Memory is of vital importance for learning a new language, remembering where you put your keys, recognizing your friends, and finding your car at the airport. We rely on memory every waking moment, but the majority of us rarely pause to appreciate our ability to retain and recall essential knowledge. When memory “slips,” age-related memory issues arise, there is a loss of focus, and learning needs to be enhanced, Ayurveda remains a reliable resource for its complete mind-body approach.
Remembering anything depends upon associations, and there are three major biological processes involved in the process: encoding, storage, and retrieval. In short, this means that an event is transformed into a memory, then it’s stored, and later it’s brought back into awareness. When one or more of these processes malfunctions, we have a “memory problem.” Memory issues can be attributed to an array of causes, ranging from brain dysfunction to short-term stress, and from trauma to insufficient nutrients in the diet.
The most obvious problem with memory is referred to as forgetfulness. You experience something and then do not remember the experience — or you misremember it. You might forget birthdays, anniversaries, car payments, or a range of other items. And you may find yourself forgetting more things more frequently with the passing years.
Over the millennia, Eastern spiritual sects have relied upon memory to recall amazing amounts of religious and philosophical teachings. Buddhist monk and scientist Matthieu Ricard explained that shortly after Buddha’s death, a council was held in which five hundred disciples met to compile a complete collection of his teachings: “You have to remember that the oral tradition has always played a primary role in the transmission of knowledge in the East, and does so even today. Trained Easterners often have an astonishing memory. On numerous occasions I’ve myself heard Tibetan teachers, and students too, reciting texts several hundred pages long from memory, stopping from time to time to comment on the meaning, with an accuracy that always amazed me as I followed the text in a book.”
Memory Supporting Herbs
Long before the ancient texts of India were transmitted through writing, monks and students could rely on certain herbs to boost their absorption of information and ability for recall. Because the Vedas were recorded in hymns, the religious community relied heavily on the power of the mind to memorize lengthy scriptures. As an example, the Rigveda, one of the longest of Vedic recitals, could take more than eight hours to recite, requiring exceptionally clear and sharp minds. Without the use of herbs it is doubtful that the richness of these passages would have been passed down through the generations.
To enhance their power of recall, Vedic scholars who chanted the ancient teachings of India regularly ingested the Ayurvedic herb Bacopa. We now know by way of modern science that Bacopa contains chemicals that help the body produce more GABA — a chemical that supports nerve transmissions in the brain and is essential for memory. GABA slows down the rate at which neurons fire, preventing overstimulation; but when GABA levels are out of balance, the result is mood imbalance, anxiety, neurodegenerative disorders, and aging.
While neuroscientists claim that memories are usually stored in distributed brain networks, including the cortex, the fact remains that science cannot actually “see” memories — mainly because memories are thoughts, and thoughts cannot be measured or observed. At best, neuroscientists can measure the impact, activities, or tracesof memories by observing brain waves and neurons when something is being remembered.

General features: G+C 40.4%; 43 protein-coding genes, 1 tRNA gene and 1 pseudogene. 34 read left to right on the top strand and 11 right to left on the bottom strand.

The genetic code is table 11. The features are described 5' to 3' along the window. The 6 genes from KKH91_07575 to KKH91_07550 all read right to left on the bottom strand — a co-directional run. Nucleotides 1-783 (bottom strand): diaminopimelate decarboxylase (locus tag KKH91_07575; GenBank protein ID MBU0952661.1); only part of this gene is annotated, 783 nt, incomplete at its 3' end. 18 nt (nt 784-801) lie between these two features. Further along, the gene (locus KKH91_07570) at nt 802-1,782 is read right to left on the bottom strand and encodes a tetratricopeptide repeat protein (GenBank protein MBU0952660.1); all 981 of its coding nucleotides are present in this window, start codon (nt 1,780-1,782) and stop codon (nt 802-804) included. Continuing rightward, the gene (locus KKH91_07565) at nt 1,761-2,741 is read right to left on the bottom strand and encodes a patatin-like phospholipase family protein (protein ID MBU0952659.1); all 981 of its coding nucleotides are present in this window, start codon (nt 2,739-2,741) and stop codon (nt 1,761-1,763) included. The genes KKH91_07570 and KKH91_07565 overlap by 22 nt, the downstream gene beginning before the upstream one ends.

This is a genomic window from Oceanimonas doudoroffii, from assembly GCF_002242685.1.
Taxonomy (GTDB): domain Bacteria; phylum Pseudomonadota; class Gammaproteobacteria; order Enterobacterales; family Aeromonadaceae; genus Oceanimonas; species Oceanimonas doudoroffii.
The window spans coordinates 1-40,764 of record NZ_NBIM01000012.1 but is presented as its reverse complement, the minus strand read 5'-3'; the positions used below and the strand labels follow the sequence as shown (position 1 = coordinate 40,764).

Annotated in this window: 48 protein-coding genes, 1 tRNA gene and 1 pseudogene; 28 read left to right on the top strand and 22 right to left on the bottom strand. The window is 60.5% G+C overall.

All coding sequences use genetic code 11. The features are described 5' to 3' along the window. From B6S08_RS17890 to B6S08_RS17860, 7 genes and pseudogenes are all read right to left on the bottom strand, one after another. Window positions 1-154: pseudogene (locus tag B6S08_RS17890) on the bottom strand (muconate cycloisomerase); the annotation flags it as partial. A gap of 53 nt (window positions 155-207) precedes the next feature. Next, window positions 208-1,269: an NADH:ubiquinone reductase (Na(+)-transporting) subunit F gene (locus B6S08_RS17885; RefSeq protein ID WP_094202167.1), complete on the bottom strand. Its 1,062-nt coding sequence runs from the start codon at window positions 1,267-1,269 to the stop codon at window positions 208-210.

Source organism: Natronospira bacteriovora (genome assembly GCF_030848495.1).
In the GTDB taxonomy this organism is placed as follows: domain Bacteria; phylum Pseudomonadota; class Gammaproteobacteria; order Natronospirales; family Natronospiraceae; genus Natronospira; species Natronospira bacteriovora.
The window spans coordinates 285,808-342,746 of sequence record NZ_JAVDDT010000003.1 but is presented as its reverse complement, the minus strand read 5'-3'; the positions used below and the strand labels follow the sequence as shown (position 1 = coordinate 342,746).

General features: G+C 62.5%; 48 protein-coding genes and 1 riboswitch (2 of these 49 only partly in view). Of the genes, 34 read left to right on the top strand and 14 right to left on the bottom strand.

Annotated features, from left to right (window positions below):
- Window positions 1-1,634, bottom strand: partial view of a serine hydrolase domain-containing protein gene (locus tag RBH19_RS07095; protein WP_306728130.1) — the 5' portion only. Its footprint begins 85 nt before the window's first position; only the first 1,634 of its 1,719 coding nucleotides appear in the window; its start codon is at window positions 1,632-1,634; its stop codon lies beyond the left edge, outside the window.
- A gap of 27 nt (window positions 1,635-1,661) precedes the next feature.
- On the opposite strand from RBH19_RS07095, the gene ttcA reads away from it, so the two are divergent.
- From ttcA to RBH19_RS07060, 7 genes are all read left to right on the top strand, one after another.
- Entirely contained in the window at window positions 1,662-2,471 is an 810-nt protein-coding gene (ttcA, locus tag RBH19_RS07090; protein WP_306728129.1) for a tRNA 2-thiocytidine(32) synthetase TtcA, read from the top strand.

This leaves a question as to whether memories exist somewhere else, perhaps in a mind that is independent from the physical structure that we call the brain. In any case, the brain functions as the instrument through which the mind becomes known; and for this reason, a healthy brain is important for memory recall.
Memories are relational in that they work through associations. Just as the internet is built on this model — with one idea that links to another that links to another — certain triggers activate associated memories. A memory of a specific place might activate memories about experiences that have occurred in that location. For example, thinking about a certain teacher you had in college might lead to memories of attending classes, studying, and socializing with your friends. This may even lead to fond memories of drinking a refreshingly cool beverage on a hot day after school, which only seems to be completely unrelated to your educational experience. The network of associations involved in memory are incalculable, and it takes a well-functioning brain for prompt and accurate recall.
Educational consultant Kendra Cherry explains that there are plenty of things that you can do to help improve your memory. Included are intentionally paying close attention, using methods of organization, using mnemonic devices, rehearsing, visualizing, reading aloud, getting enough sleep, and relating information to what you already know.
Medical News Today reports that, while not all memory loss is preventable, you can take measures to protect your brain against cognitive decline as you age. Some helpful steps include meditation, aerobic exercise, eating well and avoiding bad foods (such as those that are sugary and processed), and managing stress levels.
Memory Is Like a Muscle
Akin to any muscle, your brain needs regular exercise to function optimally, and should be kept active and engaged. Increasing blood flow to the brain, for instance, helps keep your brain’s nerve networks healthy. Cognitive exercises have been created specifically for this purpose, in addition to common leisure activities, such as crossword puzzles, regular reading, and engaging in detailed discussions with friends.